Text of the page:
Hard water can cause scale buildup on fixtures and a frost-like calcium buildup on shower doors. Hard water feels different from softer water because it contains higher levels of minerals such as magnesium and calcium. Hard water can harm plumbing by building up inside the pipes. It can shorten the lifespan of appliances, and it also prevents the breakdown of detergents and soaps, causing additional concerns. A qualified service technician can install a water treatment system to soften the water in homes or businesses.
Most water softeners work by ion exchange, filtering the hard water through a control valve and into a tank prepared with resin that exchanges the magnesium and calcium ions. That water then passes through a filtration system and the softened water enters the plumbing for household consumption. Several factors affect the cost of installing a water softening system.
Regional labor costs affect an installation project, as does the type of water in the area. Different water treatment systems are required for treating different types of water. Dan Fleck of Stasis Water Systems in Chandler, Arizona, says the water in the Phoenix area contains high levels of calcium and magnesium, so he works with systems that counteract these minerals.
In general, there two main categories of water softeners: mechanical valves and digital valves. Beyond those two, many other water softening systems are available. The specific brand and features of the system affect the overall project cost. It’s a good idea to consult a water treatment professional before purchasing a system. Fleck at Stasis Water Systems says he had some customers who purchased a water softener off the internet for him to install, but the particular system they bought was made for removing iron from the water. Since there’s no iron in the water in the Phoenix area, the water softener was actually irrelevant for their region. Fleck and Clack (no relation to Dan Fleck) offer two industry-standard products. Fleck is a tried-and-true mechanical valve, while Clack is a more modern, digital valve, and costs slightly more. Here are examples of digital versus mechanical softener costs from Stasis Water Systems:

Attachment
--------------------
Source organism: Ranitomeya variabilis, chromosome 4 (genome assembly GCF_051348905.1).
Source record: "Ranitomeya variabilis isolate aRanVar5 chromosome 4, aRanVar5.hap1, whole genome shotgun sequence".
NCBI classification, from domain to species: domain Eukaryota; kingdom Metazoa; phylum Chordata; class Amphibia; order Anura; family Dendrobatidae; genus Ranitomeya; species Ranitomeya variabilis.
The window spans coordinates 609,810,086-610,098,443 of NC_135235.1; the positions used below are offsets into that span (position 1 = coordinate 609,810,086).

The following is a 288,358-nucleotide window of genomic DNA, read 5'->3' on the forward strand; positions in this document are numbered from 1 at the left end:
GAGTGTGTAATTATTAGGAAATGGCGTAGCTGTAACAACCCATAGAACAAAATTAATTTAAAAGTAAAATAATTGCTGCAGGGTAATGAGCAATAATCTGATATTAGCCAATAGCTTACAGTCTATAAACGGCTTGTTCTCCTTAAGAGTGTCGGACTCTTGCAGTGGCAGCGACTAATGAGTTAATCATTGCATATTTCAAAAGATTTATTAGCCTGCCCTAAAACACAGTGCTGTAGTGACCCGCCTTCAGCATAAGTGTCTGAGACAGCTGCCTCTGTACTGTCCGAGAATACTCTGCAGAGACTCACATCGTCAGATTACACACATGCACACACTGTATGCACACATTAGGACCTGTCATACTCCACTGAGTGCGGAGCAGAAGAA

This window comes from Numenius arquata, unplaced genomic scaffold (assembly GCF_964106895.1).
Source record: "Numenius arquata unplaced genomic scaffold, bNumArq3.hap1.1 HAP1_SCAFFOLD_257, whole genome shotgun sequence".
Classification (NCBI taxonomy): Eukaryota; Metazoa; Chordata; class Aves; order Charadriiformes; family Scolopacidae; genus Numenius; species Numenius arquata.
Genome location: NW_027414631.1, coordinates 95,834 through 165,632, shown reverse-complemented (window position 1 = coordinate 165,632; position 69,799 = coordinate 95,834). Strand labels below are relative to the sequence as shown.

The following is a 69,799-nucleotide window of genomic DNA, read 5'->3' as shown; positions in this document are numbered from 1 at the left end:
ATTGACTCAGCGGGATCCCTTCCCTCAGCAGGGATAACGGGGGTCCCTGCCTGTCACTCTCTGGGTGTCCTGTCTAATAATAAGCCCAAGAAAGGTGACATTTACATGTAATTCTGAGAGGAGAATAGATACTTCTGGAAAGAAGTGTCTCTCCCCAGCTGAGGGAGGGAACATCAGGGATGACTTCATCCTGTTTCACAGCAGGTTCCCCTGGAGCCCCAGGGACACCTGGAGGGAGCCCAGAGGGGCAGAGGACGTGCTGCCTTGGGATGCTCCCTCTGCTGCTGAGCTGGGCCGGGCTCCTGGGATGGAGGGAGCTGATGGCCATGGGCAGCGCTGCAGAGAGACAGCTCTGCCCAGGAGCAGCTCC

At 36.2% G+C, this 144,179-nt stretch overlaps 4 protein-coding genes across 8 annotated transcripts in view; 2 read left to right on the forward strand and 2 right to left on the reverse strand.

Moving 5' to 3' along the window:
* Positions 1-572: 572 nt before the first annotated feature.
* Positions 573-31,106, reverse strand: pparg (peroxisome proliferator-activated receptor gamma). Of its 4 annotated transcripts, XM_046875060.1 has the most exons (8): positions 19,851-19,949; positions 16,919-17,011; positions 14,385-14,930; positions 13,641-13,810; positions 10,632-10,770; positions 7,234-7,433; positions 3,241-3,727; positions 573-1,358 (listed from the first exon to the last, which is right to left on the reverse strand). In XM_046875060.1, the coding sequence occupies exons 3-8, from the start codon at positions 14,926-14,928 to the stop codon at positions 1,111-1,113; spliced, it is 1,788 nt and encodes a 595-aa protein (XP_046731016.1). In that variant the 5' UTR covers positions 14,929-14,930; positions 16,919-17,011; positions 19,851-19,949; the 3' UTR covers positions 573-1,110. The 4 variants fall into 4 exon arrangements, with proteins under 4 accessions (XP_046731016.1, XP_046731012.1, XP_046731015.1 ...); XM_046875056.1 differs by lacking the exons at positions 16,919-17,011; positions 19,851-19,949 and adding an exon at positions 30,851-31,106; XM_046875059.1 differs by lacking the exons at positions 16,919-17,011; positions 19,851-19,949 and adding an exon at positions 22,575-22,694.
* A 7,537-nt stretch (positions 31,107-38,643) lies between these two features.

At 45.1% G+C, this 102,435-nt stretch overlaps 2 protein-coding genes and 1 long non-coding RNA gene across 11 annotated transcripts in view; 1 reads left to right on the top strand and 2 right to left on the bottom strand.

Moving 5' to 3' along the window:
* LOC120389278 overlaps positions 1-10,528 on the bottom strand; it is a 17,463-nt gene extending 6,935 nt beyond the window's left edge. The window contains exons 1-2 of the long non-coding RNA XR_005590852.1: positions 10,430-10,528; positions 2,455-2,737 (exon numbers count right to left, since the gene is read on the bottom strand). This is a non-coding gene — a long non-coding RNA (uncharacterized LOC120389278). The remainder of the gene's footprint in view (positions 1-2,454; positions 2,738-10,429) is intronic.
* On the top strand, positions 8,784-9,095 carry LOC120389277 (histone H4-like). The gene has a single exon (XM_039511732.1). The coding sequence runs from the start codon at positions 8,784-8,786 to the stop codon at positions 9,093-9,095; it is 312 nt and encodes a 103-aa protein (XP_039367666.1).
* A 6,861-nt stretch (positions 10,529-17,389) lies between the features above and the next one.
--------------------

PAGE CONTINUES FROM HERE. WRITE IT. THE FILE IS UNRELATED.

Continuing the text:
Fleck mechanical valve softener for a townhome-size residence: $780
- Clack digital valve softener for a townhome-size residence: $870
The larger the water softening unit and the greater its capacity, the higher the cost. Capacity requirements are based on the number of occupants in a home, the appliances in the home and how much water is used on a regular basis. A professional installer can help guide product choice. Here are some examples of softener cost based on building size from Stasis Water Systems:
Clack digital softener for a townhome: $870
- Clack digital softener for 7,000-square-foot home: $1,500
The more complex the installation, the higher the labor costs. Dan Fleck of Stasis Water Systems says that newer homes often have a plumbing loop prebuilt for water softeners, which is the best-case scenario. Homes that have the water main access in an easy-to-reach location—such as on a garage wall—is the next-best scenario. Overall project costs increase when the pros have to install special plumbing, depending on the layout of the house. Here are some examples of installation costs based on plumbing complexity from Stasis Water Systems (prices do not include the cost of the softener system):
House preplumbed for a water softener: $250
Water main easily accessible with minimal work to drill through walls and access pipes: $350
Homes that require running French pipes around the house and/or through the attic: up to $750
Trenching a water line all the way around a 4,000-square-foot house to bypass the water leveler for a pool: $1,200
Included digging through desert landscaping
- Ten or eleven hours of work and three workers